Conclusion: High-dose selenium administration within the time frame of early goal-directed therapy was not resulted in reduction of 28-day mortality, but increased the activity of glutathione peroxidase with no effect on the levels of inflammatory cytokines at any point in time in mechanically ventilated septic patients. However, selenium supplementation in mechanically ventilated patients following sepsis was associated with reduced occurrence of VAP.

Trial registration: IRCT201212082887N4 at WHO Clinical Trial Registry, August 29, 2014.

No MeSH data available.


Related in: MedlinePlus

The profile of study design and patient selection processes
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Fig1: The profile of study design and patient selection processes

Mentions: We assessed 364 patients for eligibility, of which 310 patients were excluded for the following reasons: 257 patients were excluded for not fulfilling the inclusion criteria, 2 patients decline not to participate and 51 patients for different reasons as described in detail in Fig. 1. Finally, 54 patients fulfilling the inclusion criteria recruited over a 2-year period (Selenium = 29, control = 25) were included in our final analysis according to the ITT principle although selenium was discounted in 3 patients due to rise in serum creatinine by the order of the senior clinician after 2 days of infusion. All patients followed either till they died or for 90 days, whichever happened first.Fig. 1


The effect of parenteral selenium on outcomes of mechanically ventilated patients following sepsis: a prospective randomized clinical trial.

Chelkeba L, Ahmadi A, Abdollahi M, Najafi A, Ghadimi MH, Mosaed R, Mojtahedzadeh M - Ann Intensive Care (2015)

The profile of study design and patient selection processes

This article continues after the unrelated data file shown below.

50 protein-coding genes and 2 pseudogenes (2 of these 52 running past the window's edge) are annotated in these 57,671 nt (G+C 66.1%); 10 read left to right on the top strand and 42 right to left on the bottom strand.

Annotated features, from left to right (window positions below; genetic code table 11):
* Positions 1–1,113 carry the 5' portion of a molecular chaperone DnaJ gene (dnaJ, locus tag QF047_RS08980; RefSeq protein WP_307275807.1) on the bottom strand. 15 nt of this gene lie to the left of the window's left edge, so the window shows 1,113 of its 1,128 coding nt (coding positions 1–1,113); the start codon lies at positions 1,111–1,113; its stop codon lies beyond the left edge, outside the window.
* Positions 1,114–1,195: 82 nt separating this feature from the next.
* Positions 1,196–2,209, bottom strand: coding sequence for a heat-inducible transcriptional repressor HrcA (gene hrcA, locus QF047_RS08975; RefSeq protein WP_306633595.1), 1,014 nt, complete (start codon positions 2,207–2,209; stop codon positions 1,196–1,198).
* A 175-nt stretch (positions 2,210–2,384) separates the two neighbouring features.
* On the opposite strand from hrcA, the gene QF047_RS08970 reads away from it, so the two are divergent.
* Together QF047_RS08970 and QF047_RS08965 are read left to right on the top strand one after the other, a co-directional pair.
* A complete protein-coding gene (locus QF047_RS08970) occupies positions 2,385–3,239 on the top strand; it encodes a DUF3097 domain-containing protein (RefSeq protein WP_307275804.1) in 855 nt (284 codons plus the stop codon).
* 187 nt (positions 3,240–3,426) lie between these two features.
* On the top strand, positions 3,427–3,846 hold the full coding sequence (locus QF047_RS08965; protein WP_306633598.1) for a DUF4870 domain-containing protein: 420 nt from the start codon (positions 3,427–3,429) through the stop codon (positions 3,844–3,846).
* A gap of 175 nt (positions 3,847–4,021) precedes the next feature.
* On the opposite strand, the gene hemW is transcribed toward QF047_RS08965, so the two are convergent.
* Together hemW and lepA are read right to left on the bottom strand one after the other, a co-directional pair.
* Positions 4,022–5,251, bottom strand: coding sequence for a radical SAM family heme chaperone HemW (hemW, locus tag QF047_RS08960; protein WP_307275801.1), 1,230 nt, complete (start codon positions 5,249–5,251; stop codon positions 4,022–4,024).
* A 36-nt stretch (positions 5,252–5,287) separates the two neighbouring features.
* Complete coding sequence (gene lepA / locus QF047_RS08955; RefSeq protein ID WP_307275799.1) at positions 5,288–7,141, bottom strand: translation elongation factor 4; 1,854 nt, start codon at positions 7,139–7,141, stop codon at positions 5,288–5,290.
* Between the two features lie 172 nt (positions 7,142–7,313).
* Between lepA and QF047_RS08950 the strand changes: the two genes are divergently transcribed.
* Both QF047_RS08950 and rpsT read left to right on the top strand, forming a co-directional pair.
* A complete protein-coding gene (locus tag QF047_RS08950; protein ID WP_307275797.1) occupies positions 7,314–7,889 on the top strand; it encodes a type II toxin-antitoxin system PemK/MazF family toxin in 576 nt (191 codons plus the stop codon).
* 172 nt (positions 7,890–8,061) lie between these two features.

© Copyright Policy - OpenAccess
Related In: Results  -  Collection

License
Show All Figures
getmorefigures.php?uid=PMC4591221&req=5

Fig1: The profile of study design and patient selection processes
Mentions: We assessed 364 patients for eligibility, of which 310 patients were excluded for the following reasons: 257 patients were excluded for not fulfilling the inclusion criteria, 2 patients decline not to participate and 51 patients for different reasons as described in detail in Fig. 1. Finally, 54 patients fulfilling the inclusion criteria recruited over a 2-year period (Selenium = 29, control = 25) were included in our final analysis according to the ITT principle although selenium was discounted in 3 patients due to rise in serum creatinine by the order of the senior clinician after 2 days of infusion. All patients followed either till they died or for 90 days, whichever happened first.Fig. 1

Bottom Line: There was no statistically significant difference between the two groups in 28-day mortality although it was lower in the selenium group compared with the control group: 9 (31 %) in the selenium versus 10 (40 %) in the control groups (p = 0.49).There was a significant reduction in occurrence of VAP in the selenium group compared with the control group (55.2 versus 84 %, p = 0.023), respectively.High-dose selenium administration within the time frame of early goal-directed therapy was not resulted in reduction of 28-day mortality, but increased the activity of glutathione peroxidase with no effect on the levels of inflammatory cytokines at any point in time in mechanically ventilated septic patients.